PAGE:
Tour players get up and down more often because they understand the fundamentals--both of the short game and of their equipment. Here I'll share those secrets with you.
From The Art of the Short Game, by Stan Utley with Matthew Rudy. Published by arrangement with Gotham Books, a member of Penguin Group (USA), Inc. Copyright © 2007 Stan Utley. All rights reserved.
WHAT WEDGES DO YOU NEED IN YOUR BAG?
Bounce--the part of the clubhead that hangs down behind the leading edge and allows the club to skid instead of dig--makes wedges play differently. A 58-degree club with 12 degrees of bounce (like mine, far right) offers the most flexibility from sand and grass. I also carry a 52-degree gap wedge and a pitching wedge, but the 58 gets most of the action around the green. It's a more useful club than a 60-degree with no bounce (right), which is harder to hit from sand.
KEEP YOUR WEIGHT TOWARD THE TARGET [#image: /photos/55ad8fc1b01eefe207f74109]|||Chipping Drill|||DON'T TILT: The left side of your belt shouldn't pull up on the downswing.
On virtually every short-game shot, you want to start with your weight forward and keep it there. To feel this, put all of your weight on your left foot and move your right foot back so only the tip of your shoe is on the ground. Hold the club in your left hand and balance yourself with it. Now, simply turn your right hip back, keeping your shoulders and hips level. Stay on your left side as you turn through. You'll get a sensation of rotary action on top of a single axis, not a slide or a tilt.
HOW YOUR WRISTS REFLECT THE FACE
Because the clubhead is small and far from you, it's sometimes hard to understand the relationship between what your hands do and what the club does. To see this relationship, hold a badminton racket (or Ping-Pong paddle) with your regular golf grip. When you cup your left wrist by creating a crease where your watch goes (HIGH), you add "loft" to the racket for a higher shot. A neutral or flat left wrist (MEDIUM) produces a neutral face, and a bowed left wrist (LOW) reduces loft. In all these positions, the racket face remains square to the back of your left hand.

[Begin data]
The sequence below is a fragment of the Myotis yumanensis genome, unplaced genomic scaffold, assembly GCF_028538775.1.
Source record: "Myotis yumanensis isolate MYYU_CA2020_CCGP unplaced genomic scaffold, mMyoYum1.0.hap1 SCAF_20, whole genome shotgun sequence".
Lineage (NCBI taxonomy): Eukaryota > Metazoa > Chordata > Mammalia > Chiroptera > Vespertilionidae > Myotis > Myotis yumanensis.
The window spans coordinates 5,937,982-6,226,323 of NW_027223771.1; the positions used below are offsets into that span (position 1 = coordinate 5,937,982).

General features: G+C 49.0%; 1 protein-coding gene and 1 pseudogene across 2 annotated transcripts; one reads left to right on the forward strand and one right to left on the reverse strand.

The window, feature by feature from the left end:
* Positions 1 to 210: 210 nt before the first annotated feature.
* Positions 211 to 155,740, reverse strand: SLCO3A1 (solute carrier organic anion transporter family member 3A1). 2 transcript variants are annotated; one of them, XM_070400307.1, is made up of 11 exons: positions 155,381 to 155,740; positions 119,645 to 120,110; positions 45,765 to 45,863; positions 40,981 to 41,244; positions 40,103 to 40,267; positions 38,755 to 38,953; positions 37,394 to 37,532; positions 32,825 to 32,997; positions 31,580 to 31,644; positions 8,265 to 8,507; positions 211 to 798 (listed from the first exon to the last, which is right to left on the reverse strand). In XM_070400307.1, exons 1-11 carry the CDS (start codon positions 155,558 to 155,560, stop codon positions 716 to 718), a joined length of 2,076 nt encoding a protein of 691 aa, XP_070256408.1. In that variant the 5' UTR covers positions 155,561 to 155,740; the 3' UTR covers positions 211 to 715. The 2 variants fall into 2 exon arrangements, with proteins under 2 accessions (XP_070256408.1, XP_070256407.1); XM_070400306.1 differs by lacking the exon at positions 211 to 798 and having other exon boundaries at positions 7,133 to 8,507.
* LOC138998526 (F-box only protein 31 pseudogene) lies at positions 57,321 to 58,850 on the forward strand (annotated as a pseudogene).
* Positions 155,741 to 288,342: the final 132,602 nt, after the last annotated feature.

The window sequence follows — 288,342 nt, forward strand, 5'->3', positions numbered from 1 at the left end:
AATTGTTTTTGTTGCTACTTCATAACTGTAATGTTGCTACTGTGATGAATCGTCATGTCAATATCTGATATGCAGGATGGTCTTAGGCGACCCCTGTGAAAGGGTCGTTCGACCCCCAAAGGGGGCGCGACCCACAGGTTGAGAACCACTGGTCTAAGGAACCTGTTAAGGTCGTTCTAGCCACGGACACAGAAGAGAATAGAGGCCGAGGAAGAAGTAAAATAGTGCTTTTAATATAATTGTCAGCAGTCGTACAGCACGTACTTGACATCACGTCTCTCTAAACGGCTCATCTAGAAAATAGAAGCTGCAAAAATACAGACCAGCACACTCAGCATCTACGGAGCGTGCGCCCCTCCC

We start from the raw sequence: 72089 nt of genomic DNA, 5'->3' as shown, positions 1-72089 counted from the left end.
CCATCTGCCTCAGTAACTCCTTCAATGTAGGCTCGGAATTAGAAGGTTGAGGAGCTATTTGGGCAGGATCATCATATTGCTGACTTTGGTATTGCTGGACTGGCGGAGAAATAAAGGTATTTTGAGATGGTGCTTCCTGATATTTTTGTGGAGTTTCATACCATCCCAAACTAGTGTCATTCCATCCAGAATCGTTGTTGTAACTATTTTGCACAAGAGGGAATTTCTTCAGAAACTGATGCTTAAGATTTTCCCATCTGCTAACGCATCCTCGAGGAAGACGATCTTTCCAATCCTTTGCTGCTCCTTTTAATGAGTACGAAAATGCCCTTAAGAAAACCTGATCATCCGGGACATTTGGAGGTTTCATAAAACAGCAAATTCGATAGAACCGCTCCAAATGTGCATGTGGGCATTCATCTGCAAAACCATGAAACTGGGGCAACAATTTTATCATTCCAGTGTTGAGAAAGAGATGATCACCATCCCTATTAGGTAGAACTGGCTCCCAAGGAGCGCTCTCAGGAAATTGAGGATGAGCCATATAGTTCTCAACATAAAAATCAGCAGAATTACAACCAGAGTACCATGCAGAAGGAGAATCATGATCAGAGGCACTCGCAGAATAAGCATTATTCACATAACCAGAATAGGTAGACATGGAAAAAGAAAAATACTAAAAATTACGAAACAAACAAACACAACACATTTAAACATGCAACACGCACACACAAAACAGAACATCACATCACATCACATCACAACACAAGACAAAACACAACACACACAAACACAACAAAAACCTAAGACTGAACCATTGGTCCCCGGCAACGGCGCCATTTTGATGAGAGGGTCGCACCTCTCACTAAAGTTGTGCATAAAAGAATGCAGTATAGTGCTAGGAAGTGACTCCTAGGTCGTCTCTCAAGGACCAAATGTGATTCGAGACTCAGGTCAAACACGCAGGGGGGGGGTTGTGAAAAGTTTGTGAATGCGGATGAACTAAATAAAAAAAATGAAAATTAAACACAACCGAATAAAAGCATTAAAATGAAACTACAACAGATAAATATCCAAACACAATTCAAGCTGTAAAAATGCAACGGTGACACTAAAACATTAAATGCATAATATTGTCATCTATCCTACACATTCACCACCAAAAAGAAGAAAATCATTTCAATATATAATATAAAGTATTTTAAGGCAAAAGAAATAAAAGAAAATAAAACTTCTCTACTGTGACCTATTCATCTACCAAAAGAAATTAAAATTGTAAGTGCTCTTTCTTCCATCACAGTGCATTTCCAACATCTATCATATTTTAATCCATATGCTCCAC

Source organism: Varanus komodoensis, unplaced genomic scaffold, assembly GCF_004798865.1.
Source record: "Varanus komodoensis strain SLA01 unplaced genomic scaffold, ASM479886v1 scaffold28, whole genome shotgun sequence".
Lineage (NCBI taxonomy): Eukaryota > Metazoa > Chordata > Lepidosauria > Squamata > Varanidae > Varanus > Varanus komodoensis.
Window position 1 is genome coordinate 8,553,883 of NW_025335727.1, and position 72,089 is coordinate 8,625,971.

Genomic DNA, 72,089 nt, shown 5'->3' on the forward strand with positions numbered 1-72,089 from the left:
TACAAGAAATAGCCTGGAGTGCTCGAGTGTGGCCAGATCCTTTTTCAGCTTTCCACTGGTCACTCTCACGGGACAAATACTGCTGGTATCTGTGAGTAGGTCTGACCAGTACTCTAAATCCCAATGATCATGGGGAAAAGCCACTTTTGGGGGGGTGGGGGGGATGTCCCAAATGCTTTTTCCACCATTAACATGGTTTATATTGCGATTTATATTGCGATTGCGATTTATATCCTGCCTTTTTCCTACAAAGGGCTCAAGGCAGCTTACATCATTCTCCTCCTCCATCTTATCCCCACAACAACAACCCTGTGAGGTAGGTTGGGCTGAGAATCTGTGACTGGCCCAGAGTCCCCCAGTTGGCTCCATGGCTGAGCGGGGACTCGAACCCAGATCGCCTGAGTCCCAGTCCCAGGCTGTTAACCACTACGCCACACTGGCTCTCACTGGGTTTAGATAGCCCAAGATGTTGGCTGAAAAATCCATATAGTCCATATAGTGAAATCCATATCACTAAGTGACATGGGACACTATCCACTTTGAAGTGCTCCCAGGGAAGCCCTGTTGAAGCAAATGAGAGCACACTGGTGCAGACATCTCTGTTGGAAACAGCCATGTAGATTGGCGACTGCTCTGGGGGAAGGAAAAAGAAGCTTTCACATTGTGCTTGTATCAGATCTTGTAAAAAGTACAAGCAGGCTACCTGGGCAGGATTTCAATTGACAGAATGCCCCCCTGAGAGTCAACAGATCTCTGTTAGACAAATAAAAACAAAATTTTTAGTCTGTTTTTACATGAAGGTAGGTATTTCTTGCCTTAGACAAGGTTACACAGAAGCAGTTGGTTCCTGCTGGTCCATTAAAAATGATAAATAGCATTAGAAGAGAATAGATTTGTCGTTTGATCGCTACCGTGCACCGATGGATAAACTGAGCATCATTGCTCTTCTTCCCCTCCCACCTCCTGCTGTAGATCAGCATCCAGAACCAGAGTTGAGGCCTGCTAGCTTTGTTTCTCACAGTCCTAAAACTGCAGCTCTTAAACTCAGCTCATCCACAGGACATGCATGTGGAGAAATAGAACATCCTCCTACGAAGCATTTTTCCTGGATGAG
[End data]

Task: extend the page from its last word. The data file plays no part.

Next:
SLIDE YOUR RIGHT ELBOW ON YOUR SIDE
Trying to manipulate the clubhead on the backswing is one of the most common pitching problems. The player either pulls the clubhead inside (above, left) or pushes it outside (above, middle), both of which lead to inconsistent results. Instead, think about sliding your right elbow along your side on the backswing and letting your right wrist hinge softly. This will keep the clubhead feeling light and under control.
MAKE A NARROW ARM SWING IN THE SAND
Try this drill: Set the insides of your feet at shoulder width and the ball just forward of center. Then, (1) move the club up to your chest, with your arms pulled back to your sides and the grip in toward your belly button. (2) Keeping your weight left, turn your hips back, your arms staying folded and the club close to your chest. (3) Then throw the clubhead at the sand with your wrists and arms, and turn your hips through. It'll feel like you're casting, but you'll start effortlessly splashing sand--and getting the ball out.
To get a feel for setting your weight left and keeping your shoulders level--the key to hitting solid short-game shots--hold the club in front of you in your right hand, and slide your left hand down your leg (above, left). When your left hand gets to your knee, move it to the club and take your normal grip. Hit some sand shots from this tilted position. It will train you to avoid leaning back during the swing.